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Furniture's Ferraris: Carbon Fiber Chairs


It doesn't look revolutionary, but the new Talon Chair being introduced in the U.S. this summer in upscale contemporary furniture stores is definitely breaking barriers.

It's a standard stacking chair but remarkable for being ultra-light and ultra-strong as well as fireproof, weatherproof and recyclable. That's because it's constructed of woven carbon fiber, an advanced composite best known for such uses as the body of the snazzy racing Ferrari F50.

The new chair retails for about $530, said Dan Fogelson,vice president of marketing for the New York-based ICF Group, which specializes in sleek furniture and has imported the chair from Bang Design in Australia. The price is considered affordable--Italy has been making a carbon fiber chair priced at $1,000, he said.

"We like the fact that it has 10 times the strength of steel and only weighs 2 pounds," he said. "People pick it up and their jaws drop." Although it was designed for heavy-duty commercial use such as large auditoriums, the Talon started selling almost immediately for residences, said Fogelson.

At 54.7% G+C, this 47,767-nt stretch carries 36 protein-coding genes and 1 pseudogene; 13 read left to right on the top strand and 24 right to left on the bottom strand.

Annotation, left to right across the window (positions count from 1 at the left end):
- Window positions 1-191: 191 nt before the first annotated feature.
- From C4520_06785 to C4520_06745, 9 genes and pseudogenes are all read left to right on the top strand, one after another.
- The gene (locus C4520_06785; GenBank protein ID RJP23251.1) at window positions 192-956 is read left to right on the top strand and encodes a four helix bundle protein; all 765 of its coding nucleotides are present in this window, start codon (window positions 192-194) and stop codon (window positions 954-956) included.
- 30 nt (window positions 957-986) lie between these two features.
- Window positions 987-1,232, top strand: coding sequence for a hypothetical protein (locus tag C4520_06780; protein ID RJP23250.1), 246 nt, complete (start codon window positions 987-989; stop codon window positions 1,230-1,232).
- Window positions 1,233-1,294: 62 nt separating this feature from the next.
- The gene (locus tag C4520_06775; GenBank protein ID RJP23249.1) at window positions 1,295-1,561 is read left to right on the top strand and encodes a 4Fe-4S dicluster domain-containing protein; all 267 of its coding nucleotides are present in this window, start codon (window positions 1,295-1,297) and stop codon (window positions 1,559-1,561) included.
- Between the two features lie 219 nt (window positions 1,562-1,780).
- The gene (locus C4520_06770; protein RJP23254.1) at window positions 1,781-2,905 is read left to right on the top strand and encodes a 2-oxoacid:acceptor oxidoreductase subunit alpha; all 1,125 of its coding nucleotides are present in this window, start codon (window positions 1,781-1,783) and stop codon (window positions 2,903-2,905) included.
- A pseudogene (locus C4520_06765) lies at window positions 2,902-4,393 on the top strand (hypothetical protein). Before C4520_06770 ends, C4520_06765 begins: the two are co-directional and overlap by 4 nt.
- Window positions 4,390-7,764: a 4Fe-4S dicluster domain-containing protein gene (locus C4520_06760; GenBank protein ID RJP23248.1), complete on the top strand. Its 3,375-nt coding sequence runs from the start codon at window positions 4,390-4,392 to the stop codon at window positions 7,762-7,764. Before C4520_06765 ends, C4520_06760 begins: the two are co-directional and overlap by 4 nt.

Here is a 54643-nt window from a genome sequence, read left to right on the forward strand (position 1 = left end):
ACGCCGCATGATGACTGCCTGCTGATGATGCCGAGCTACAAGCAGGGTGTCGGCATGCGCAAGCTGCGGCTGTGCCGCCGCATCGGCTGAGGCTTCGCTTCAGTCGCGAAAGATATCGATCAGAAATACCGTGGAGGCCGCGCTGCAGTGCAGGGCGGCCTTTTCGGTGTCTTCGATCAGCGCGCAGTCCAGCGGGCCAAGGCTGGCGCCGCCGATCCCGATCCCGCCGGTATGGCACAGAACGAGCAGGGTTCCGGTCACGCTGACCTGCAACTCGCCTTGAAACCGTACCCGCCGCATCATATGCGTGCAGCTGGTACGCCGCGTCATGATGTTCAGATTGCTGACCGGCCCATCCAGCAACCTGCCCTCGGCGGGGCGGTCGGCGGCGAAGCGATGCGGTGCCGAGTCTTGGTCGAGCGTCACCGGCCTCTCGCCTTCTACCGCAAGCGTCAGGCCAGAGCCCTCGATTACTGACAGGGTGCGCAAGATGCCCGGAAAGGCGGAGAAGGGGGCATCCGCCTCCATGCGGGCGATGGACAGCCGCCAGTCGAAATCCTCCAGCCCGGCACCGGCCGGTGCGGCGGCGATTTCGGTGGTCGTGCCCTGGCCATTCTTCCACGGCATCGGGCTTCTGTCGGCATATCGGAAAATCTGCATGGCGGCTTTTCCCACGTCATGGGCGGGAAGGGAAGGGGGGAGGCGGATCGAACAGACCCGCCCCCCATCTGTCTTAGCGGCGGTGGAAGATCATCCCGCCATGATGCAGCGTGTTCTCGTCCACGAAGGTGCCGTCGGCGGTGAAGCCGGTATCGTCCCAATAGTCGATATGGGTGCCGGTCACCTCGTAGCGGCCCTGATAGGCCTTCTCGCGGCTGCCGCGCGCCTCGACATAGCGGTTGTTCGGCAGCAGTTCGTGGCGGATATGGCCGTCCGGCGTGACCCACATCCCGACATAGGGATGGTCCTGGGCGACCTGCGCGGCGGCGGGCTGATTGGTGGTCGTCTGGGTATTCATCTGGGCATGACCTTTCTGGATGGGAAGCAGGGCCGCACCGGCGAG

"It comes with a silver or black seat and back, and the woven carbon fiber has a beautiful character to it. People like the look of it. Talon is already working on other furniture that uses carbon fiber, as well as other new materials. Aluminum is incredibly hot right now."

It's the look of the 21st century, says Patricia Oliver at Pasadena's Art Center College of Design, where "cutting edge" is almost a byword.

Oliver is chair of the environmental design department (which includes furniture, lighting and other accessories for interiors) and an expert on emerging trends. The search is always on for new materials, she said. Carbon fiber is relatively new to the furniture industry, she said. "It is incredibly lightweight and strong but has been expensive. If it can be mass marketed, that should reduce the price."

What it symbolizes, she added, is an ongoing focus on lightweight furniture, moving away from cumbersome heavy woods. Designers are thinking about a future in which space and resources are becoming more scarce and furniture needs to be portable and adaptable.

Ten of Oliver's furniture design students were invited to exhibit their furniture work last spring in Italy at the prestigious Milan furniture fair, which gave them a look at the industry's newest and coolest ideas.

Flexibility was a keyword at Milan too, said Oliver. "We saw a lot of stretchy kind of fabrics that go over a frame or foam mold to give it a shape."

"And the recycling thing is really making headway in furniture materials," she said, thanks to a combination of environmental pressures and better technology. "There are so many new composites from materials that have been chewed up and spit out. And there is more computer-driven machinery that has the ability for molding and cutting that are more feasible in a production situation."


Connie Koenenn can be reached at

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